I am sorry, but I totally fail to get your point or intent. You use ambiguous terms and attempt to define others intentions for them. I in no manner am suggesting people follow an absolute rule. You seem to me to simply enjoy arguing for sake of eventually wearing people down and then feeling good because you "won". I don't particularly enjoy that and value my time more than that. In my opinion convincing you of anything is not worth my time, even if I could. So carry on with your nonsense if you can get anyone else to waste their time replying.


Ken
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Old 10-06-2012, 02:36 PM   #77
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I forget along the way here to say this: I might in the future be a customer of yours. But if I was, it would be as a result of me concluding that your hitch was the right solution for me to a problem I was having.
Thanks... and since you define all purchases as a problem I'll look forward to providing you with the best solution available to the hitch purchase problem. (I have my tongue firmly planted in my cheek while I type this... )
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Old 10-06-2012, 02:50 PM   #78
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I hit a big "whoop" in the road and the TV exerts a tremendous force on the trailer frame causing it to bend. The body of the trailer has to absorb these frame deflections. Over time, this results in rivet pops, bending and cracking the aluminum skin, loosening of interior cabinetry & body from frame.
I have a vintage AS with a 4" C channel frame and I think the WD hitch is just destroying my trailer.
Setting up a WD hitch requires more than a static formula - not sure what the answer is other than experience and common sense.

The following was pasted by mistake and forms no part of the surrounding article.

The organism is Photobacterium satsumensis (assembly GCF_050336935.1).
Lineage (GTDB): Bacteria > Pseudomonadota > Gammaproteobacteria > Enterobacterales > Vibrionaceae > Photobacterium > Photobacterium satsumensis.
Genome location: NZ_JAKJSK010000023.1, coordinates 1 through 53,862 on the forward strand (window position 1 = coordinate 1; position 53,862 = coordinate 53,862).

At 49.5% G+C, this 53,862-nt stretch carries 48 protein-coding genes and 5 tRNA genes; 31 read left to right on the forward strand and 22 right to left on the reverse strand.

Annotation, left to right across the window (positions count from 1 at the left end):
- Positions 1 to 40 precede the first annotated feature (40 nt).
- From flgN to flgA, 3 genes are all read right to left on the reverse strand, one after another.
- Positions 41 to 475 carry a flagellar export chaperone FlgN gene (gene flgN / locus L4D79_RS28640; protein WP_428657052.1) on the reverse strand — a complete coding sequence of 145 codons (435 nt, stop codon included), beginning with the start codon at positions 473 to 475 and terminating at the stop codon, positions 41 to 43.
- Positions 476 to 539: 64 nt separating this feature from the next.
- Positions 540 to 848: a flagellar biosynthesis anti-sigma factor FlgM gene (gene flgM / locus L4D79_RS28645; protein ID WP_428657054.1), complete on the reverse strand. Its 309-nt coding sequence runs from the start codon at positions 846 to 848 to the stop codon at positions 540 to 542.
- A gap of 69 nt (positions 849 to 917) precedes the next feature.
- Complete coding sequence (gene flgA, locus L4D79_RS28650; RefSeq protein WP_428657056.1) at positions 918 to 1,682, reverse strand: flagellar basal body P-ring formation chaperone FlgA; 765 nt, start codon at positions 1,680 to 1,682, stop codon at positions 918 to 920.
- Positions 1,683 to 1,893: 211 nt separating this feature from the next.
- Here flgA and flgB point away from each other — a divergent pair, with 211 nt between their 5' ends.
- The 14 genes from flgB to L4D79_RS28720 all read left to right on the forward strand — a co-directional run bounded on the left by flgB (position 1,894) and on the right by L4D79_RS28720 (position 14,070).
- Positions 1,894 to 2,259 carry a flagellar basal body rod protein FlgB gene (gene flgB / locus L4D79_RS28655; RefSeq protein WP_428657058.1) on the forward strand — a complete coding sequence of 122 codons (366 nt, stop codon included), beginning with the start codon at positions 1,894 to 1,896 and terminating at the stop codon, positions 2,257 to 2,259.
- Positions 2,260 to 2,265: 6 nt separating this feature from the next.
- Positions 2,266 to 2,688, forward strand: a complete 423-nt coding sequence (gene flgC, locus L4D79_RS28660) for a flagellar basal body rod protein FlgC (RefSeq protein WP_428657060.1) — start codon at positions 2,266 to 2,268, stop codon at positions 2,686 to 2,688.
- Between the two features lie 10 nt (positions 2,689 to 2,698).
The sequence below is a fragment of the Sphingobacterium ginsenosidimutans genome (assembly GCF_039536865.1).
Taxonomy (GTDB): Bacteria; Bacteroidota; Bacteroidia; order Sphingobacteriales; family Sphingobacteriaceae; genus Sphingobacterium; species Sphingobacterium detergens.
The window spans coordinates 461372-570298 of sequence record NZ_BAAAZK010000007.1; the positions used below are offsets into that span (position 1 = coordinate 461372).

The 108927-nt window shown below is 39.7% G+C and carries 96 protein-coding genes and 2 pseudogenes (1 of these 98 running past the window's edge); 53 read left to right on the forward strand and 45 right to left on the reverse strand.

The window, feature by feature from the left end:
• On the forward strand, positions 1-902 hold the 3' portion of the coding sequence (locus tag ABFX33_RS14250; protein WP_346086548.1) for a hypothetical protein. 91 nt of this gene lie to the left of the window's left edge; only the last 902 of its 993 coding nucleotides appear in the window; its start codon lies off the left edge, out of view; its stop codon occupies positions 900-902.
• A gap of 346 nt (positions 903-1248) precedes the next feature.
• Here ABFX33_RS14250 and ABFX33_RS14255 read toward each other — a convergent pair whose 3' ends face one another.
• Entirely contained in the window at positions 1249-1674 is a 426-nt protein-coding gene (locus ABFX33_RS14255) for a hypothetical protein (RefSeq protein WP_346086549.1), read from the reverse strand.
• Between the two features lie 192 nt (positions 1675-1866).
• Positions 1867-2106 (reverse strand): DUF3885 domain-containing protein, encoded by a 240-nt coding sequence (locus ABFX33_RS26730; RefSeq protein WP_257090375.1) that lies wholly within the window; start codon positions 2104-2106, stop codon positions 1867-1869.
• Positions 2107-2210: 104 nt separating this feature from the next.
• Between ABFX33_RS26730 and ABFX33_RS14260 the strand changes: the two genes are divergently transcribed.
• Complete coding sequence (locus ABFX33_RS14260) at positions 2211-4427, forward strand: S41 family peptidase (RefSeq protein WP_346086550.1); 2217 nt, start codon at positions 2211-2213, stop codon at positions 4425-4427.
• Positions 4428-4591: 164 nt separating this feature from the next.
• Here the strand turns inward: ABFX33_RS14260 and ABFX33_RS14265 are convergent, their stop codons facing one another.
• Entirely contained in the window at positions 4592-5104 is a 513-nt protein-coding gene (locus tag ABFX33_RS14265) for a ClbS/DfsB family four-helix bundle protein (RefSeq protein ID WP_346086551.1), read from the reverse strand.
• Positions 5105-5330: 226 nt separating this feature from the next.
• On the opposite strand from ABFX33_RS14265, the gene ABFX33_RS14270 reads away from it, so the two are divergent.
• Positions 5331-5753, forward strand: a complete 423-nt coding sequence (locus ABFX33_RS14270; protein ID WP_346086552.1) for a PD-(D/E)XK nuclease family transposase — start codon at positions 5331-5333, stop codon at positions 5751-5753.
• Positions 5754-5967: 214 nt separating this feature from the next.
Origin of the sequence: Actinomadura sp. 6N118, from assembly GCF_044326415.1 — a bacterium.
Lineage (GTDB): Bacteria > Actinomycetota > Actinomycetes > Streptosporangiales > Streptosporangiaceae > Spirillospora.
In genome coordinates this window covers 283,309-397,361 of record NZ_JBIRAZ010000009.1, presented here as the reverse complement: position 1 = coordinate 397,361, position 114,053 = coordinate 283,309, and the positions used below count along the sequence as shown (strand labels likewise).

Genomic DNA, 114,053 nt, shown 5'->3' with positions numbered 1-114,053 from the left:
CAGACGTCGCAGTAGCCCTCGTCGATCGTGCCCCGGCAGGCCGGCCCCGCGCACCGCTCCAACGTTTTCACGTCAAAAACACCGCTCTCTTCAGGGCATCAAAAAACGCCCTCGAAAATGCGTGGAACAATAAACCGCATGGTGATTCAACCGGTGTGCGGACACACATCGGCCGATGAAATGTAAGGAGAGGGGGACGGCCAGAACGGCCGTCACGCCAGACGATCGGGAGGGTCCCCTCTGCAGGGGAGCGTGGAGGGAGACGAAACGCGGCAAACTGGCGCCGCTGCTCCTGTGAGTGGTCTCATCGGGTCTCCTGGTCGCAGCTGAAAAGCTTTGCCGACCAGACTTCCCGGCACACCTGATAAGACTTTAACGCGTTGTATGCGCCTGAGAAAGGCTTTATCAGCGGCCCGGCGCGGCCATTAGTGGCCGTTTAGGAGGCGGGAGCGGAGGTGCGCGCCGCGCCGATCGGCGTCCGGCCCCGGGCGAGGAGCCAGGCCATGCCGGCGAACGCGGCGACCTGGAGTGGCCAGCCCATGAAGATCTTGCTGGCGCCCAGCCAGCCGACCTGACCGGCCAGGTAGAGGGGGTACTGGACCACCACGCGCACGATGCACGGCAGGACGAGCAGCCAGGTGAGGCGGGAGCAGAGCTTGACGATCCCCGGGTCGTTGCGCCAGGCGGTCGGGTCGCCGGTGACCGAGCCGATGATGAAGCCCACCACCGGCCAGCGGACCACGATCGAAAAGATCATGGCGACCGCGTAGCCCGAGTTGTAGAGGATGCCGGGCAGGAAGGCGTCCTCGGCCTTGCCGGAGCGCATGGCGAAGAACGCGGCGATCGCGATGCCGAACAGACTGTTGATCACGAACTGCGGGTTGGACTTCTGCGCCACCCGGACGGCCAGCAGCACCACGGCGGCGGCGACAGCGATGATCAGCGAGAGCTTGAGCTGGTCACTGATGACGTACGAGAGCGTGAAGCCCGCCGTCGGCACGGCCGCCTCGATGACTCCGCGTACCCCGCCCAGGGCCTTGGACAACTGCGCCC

"Over-hitched". Probably a lot of older trailers are.
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Old 10-06-2012, 03:45 PM   #79
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Originally Posted by w7ts View Post
I am sorry, but I totally fail to get your point or intent. You use ambiguous terms and attempt to define others intentions for them. I in no manner am suggesting people follow an absolute rule. You seem to me to simply enjoy arguing for sake of eventually wearing people down and then feeling good because you "won". I don't particularly enjoy that and value my time more than that. In my opinion convincing you of anything is not worth my time, even if I could. So carry on with your nonsense if you can get anyone else to waste their time replying.


Ken
So your complaint is that you don't like arguing, and you are going to make that point by continuously arguing? In other words, it's ok for you to post what you want to say, but not me? Well, that's humorous at least.
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Old 10-06-2012, 03:47 PM   #80
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I hit a big "whoop" in the road and the TV exerts a tremendous force on the trailer frame causing it to bend. The body of the trailer has to absorb these frame deflections. Over time, this results in rivet pops, bending and cracking the aluminum skin, loosening of interior cabinetry & body from frame.
I have a vintage AS with a 4" C channel frame and I think the WD hitch is just destroying my trailer.
Setting up a WD hitch requires more than a static formula - not sure what the answer is other than experience and common sense.
"Over-hitched". Probably a lot of older trailers are.
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Old 10-06-2012, 03:53 PM   #81
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Thanks... and since you define all purchases as a problem I'll look forward to providing you with the best solution available to the hitch purchase problem. (I have my tongue firmly planted in my cheek while I type this... )
Ha ha...Well sure. Who would spend a dime on a hitch if it wasn't to solve a problem? To those who insist that this hitch must be bought because it is the safest, I'd simply ask this: What if the price was $10,000? What if it was even more than that? I don't want to invoke an over used term here but "common sense" does come into play. (smiley face here)